As soon as we walked through the door at Max’s Coal Oven Pizzeria (300 Marietta St., 404-974-2941), several staff members shouted “Hi, guys! Welcome!”
I’m not sure if it was my response — looking around to see who they were yelling at — or their own discomfort with apparently being trained to impersonate Moe’s employees, but the bubbly enthusiasm quickly diminished. I was relieved. Contrived effervescence makes me hostile.
Max’s is yet another project of the gigantic Concentrics Restaurants group. In fact, it’s located next to Stats, the company’s sports bar. Wayne, being a statistical analyst, prefers to call it “the flagship of Atlanta’s burgeoning statistics community.” It's located in a turn-of-the-last-century building with lots of brick and warehouse ambiance. It was doing quite a brisk business when we visited on a Sunday night, especially with large family groups.
Our server, John H., let us know that the restaurant features Georgia’s first coal-burning pizza oven. This actually is kind of a big deal. Coal ovens are popular in New York City where many regard them as essential since they reach a temperature of 1,000 degrees. John explained that the super-hot oven produces the blistery, charred crust that pizza aficionados crave. Or perhaps not everyone craves that. “I like to warn people that the crust is going to be kind of black,” John said.
“It’s cool,” I said. “We are professional pizza eaters.”
Heading the kitchen here is native New Yorker and longtime Concentrics chef Nick Oltarsh. He is a talented chef who made his name in town at Murphy’s and has most recently been chef at the Lobby at Twelve. I assume he is directing the kitchen but not cooking here full time.
Our meal started with Caprese and Caesar salads. These were both large portions and either would be more than adequate for two.
I was pleased that the menu’s promise of “vine-ripe tomatoes” came true. I’ve eaten some quite mealy heirloom tomatoes lately and these — beefsteak type, I think — were perfect. One complaint: As I’ve written frequently, a true Caprese salad is not supposed to have balsamic vinegar on the plate. Here, it seemed to have been drizzled all over the tomatoes and the house-made mozzarella. The tomatoes stood up to the vinegar but the mozzarella’s flavor was completely lost. Fresh mozzarella is mediocre at best anywhere in our city, but I don’t want to eat it spiked with vinegar.
The Caesar salad was very nice, garnished with actual anchovies — increasingly rare in Atlanta — and featured chewy garlic knots instead of the usual croutons. The dressing tasted authentic.
You can design your own pizza here with the usual toppings — and end up spending a lot. In fact, the specialty pizzas — $17.69 for a 14-inch pie or $23.95 for an 18-inch one — run a bit higher than the competition’s at Varasano’s and Fritti.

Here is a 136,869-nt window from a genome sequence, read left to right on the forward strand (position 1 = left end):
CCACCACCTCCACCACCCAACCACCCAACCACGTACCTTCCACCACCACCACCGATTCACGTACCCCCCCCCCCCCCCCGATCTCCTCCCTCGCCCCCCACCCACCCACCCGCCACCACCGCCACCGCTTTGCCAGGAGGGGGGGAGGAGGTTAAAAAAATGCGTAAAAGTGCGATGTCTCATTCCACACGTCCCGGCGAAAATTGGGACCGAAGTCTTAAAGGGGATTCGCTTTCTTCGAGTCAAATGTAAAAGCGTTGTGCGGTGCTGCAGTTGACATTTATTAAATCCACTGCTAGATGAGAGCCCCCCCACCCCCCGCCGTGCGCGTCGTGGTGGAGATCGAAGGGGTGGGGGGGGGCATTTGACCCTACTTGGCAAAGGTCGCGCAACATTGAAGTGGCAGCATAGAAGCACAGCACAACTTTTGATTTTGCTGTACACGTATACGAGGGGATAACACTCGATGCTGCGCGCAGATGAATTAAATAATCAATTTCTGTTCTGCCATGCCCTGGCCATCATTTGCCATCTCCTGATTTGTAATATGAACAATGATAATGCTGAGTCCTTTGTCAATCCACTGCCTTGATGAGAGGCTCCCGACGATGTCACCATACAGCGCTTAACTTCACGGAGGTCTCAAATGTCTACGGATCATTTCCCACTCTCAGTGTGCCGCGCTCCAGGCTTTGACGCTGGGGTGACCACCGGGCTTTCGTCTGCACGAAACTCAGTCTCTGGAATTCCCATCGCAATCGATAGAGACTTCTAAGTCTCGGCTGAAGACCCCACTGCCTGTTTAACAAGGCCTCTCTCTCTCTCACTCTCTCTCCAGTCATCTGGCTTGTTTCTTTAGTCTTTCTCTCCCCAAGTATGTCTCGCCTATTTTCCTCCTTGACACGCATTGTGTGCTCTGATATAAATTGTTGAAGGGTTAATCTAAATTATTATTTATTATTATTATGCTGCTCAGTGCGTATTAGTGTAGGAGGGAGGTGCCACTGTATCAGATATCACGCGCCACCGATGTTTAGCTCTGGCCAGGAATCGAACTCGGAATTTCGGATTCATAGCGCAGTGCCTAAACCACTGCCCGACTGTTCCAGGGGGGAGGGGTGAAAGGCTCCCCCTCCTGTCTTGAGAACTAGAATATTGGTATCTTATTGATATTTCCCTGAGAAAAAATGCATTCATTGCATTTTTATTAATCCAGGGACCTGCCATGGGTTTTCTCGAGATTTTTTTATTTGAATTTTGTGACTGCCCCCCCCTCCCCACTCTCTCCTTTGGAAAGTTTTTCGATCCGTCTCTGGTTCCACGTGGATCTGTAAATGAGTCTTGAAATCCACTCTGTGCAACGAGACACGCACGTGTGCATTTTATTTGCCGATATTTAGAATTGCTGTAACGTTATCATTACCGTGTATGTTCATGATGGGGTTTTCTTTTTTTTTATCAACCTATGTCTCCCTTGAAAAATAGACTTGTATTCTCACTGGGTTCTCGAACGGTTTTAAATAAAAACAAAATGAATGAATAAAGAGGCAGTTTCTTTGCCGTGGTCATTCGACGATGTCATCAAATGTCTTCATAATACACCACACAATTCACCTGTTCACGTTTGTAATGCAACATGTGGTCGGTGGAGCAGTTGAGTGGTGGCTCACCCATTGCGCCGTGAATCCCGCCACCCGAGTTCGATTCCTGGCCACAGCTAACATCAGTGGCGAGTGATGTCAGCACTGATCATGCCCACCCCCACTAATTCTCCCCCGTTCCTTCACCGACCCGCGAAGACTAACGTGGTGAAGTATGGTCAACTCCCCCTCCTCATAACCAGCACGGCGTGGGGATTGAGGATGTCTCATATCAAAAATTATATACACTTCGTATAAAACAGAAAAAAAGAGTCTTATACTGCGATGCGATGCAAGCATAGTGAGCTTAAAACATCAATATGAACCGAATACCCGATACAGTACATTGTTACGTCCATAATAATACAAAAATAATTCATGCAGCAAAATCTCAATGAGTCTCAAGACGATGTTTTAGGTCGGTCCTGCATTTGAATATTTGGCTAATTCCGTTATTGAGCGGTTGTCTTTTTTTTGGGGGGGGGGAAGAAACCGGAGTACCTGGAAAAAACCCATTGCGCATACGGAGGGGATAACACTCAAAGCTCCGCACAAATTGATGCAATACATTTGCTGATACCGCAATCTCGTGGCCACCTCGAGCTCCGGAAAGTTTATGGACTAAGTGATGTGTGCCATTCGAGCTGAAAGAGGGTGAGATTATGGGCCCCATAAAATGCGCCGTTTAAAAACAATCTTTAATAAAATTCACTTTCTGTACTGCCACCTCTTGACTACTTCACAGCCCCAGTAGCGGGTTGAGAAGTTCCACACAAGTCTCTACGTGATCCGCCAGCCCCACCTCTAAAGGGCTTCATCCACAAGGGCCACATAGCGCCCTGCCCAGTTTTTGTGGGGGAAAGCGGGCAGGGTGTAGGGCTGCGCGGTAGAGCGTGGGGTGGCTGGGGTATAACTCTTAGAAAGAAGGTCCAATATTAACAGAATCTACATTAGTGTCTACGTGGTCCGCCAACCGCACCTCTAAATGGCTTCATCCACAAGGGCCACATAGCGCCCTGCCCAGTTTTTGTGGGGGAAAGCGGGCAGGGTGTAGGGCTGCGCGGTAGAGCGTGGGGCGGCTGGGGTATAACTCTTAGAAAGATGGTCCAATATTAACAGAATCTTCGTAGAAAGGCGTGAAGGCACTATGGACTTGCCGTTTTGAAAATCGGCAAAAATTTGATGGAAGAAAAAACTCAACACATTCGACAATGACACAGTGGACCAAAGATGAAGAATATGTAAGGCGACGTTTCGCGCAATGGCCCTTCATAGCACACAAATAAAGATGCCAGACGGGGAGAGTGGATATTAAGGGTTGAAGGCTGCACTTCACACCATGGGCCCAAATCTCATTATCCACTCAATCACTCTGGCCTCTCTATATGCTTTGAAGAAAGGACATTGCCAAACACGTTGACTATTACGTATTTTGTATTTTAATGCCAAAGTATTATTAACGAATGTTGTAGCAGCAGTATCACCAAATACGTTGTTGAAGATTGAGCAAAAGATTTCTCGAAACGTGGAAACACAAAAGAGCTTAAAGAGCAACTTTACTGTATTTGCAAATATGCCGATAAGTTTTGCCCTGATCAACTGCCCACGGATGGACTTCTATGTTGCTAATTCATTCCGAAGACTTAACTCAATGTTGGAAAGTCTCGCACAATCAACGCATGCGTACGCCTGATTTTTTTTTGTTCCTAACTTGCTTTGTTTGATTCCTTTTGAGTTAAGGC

We ordered the margherita, the usual test of a pizzeria, and another featuring ricotta, parmesan and gorgonzola cheeses topped with arugula and EVOO. Yes, the crust was just about perfect by the usual char-obsessed standards. The outer rim of the crust was chewy without requiring impersonation of a cow and its cud. And the crust stood up quite well to the ingredients. It did not dissolve at the center into gooeyness.
I found the pies overloaded for my taste, however. I think this is probably entirely subjective. The margherita did not, in my view, come close either to Varasano’s or Fritti’s pies. I thought the morzzarella was piled on too thick and the tomatoes were too chunky. Don’t get me wrong. It wasn’t bad. It was just too heavy for my taste. (I do wonder if eating the cold version of this pizza — the Caprese salad — beforehand predisposed me to a lighter pie.)
I had fundamentally the same reaction to the other pie. The blend of three cheeses was delicious. Oltarsh uses just the right amount of gorgonzola so that the ricotta and parmesan retain their character. Despite my feeling the pies are generally overloaded, I would like more arugula on this one. Within a few minutes almost all of it had wilted into the cheese.
We could not finish more than half of either of these 14-inch pies, so I’m thinking they are designed for two, whereas the pies at Varasano’s and Fritti are for one. Thus you may in actuality end up spending less.
Dessert was out of the question. I did order a “mini-cone” with a small scoop of house-made lemon gelato. Unfortunately, when our server John handed me the cone, the gelato fell onto the table. I picked it back up and put it on the cone while John apologized and repeatedly offered to get me another. Frankly, I didn’t want more. I’m sorry to say it was probably the worst gelato I have ever tasted.
In writing this, I’m keenly aware that Varasano’s and Fritti have set a much higher standard for pizza in the city, but I also think many people will enjoy the more substantial pies here, as well as the more informal vibe and the entertaining staff. Our server John, his mop of curly hair spilling over a blue handkerchief tied around his forehead, looked like Jim Morrison. The bartender had more dreadlocks than Bob Marley.
But the fashion highpoint of the evening occurred when the guy manning the coal oven stopped by our table. He had one of those retro beards where a twisted strand of hair hangs from the chin to the chest.
“How long do you plan to let that grow?” I asked.
“We’ll see,” he said. “I’m not shaving it until October, after I see Metallica.”
Honestly, I felt like I was on stage in a parody of my own music-obsessed youth. Y’all go and let me hear how you like it.